The Hands-On, Practical Guide to Preventing Ajax-Related Security Vulnerabilities
More and more Web sites are being rewritten as Ajax applications; even traditional desktop software is rapidly moving to the Web via Ajax. But, all too often, this transition is being made with reckless disregard for security. If Ajax applications aren’t designed and coded properly, they can be susceptible to far more dangerous security vulnerabilities than conventional Web or desktop software. Ajax developers desperately need guidance on securing their applications: knowledge that’s been virtually impossible to find, until now.
Ajax Security systematically debunks today’s most dangerous myths about Ajax security, illustrating key points with detailed case studies of actual exploited Ajax vulnerabilities, ranging from MySpace’s Samy worm to MacWorld’s conference code validator. Even more important, it delivers specific, up-to-the-minute recommendations for securing Ajax applications in each major Web programming language and environment, including .NET, Java, PHP, and even Ruby on Rails. You’ll learn how to:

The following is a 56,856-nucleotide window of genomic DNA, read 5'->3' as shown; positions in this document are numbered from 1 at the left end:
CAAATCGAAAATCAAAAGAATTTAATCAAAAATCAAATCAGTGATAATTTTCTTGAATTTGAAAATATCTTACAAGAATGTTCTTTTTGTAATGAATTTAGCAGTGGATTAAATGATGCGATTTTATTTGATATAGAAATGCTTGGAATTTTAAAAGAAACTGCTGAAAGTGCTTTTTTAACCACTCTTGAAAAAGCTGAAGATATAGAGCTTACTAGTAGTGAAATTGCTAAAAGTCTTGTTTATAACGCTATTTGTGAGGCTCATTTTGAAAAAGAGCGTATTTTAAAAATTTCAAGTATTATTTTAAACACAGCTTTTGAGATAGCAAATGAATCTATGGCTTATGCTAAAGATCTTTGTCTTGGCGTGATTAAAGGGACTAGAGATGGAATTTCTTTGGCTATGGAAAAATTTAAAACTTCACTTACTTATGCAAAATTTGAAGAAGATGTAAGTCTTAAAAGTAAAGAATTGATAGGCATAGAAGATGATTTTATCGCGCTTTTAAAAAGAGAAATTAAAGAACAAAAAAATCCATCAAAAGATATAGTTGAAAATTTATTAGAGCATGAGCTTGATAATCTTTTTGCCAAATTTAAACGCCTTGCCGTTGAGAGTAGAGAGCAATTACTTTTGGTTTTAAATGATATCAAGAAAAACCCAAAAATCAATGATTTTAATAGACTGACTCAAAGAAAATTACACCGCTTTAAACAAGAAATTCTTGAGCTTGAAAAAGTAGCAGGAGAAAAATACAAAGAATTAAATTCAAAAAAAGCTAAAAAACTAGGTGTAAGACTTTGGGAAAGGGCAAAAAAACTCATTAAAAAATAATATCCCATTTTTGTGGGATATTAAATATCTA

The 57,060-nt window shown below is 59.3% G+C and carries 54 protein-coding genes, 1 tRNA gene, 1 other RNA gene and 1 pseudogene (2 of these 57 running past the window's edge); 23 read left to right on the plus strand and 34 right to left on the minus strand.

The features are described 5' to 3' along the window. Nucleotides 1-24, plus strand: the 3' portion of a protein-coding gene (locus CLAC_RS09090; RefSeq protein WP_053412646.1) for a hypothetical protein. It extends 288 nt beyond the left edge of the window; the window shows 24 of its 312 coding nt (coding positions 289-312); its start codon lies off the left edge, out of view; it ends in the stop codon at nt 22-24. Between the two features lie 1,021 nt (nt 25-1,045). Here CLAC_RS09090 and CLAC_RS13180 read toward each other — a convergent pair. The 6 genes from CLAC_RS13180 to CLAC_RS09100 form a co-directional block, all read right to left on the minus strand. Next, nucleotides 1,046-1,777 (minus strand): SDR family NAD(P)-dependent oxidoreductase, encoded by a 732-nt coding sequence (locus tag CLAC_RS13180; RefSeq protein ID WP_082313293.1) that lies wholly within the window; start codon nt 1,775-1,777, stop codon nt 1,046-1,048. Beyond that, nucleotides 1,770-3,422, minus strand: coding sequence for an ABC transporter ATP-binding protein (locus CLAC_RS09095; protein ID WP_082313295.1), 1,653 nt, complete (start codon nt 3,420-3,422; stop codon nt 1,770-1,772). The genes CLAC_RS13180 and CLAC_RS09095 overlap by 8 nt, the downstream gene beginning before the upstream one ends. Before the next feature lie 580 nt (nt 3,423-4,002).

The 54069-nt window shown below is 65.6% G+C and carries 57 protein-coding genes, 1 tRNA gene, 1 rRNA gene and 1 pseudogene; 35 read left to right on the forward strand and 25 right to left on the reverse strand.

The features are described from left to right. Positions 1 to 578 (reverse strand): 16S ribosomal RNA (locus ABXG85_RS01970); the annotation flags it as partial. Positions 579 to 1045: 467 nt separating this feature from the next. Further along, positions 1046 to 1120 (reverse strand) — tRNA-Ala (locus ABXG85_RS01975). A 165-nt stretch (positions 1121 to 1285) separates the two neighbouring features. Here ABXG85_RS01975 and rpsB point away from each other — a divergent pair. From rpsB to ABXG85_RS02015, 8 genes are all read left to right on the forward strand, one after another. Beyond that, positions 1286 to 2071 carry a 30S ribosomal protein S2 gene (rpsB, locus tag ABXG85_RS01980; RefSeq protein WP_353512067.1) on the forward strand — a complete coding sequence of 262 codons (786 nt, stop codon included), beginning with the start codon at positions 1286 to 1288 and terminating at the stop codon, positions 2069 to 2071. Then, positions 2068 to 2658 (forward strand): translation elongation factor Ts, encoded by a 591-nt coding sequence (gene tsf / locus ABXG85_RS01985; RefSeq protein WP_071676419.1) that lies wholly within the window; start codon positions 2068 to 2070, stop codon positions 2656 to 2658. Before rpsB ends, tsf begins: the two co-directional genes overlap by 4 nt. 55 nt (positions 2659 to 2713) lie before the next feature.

· Mitigate unique risks associated with Ajax, including overly granular Web services, application control flow tampering, and manipulation of program logic
· Write new Ajax code more safely—and identify and fix flaws in existing code
· Avoid attacks based on XSS and SQL Injection—including a dangerous SQL Injection variant that can extract an entire backend database with just two requests
· Leverage security built into Ajax frameworks like Prototype, Dojo, and ASP.NET AJAX Extensions—and recognize what you still must implement on your own
· Create more secure “mashup” applications
Ajax Security will be an indispensable resource for developers coding or maintaining Ajax applications; architects and development managers planning or designing new Ajax software, and all software security professionals, from QA specialists to penetration testers.
About the Author
Bryan Sullivan is a software development manager for the Application Security Center division of HP Software. He has been a professional software developer and development manager for over 12 years, with the last five years focused on the Internet security software industry. Prior to HP, Bryan was a security researcher for SPI Dynamics, a leading Web application security company acquired by HP in August 2007.While at SPI, he created the DevInspect product, which analyzes Web applications for security vulnerabilities during development.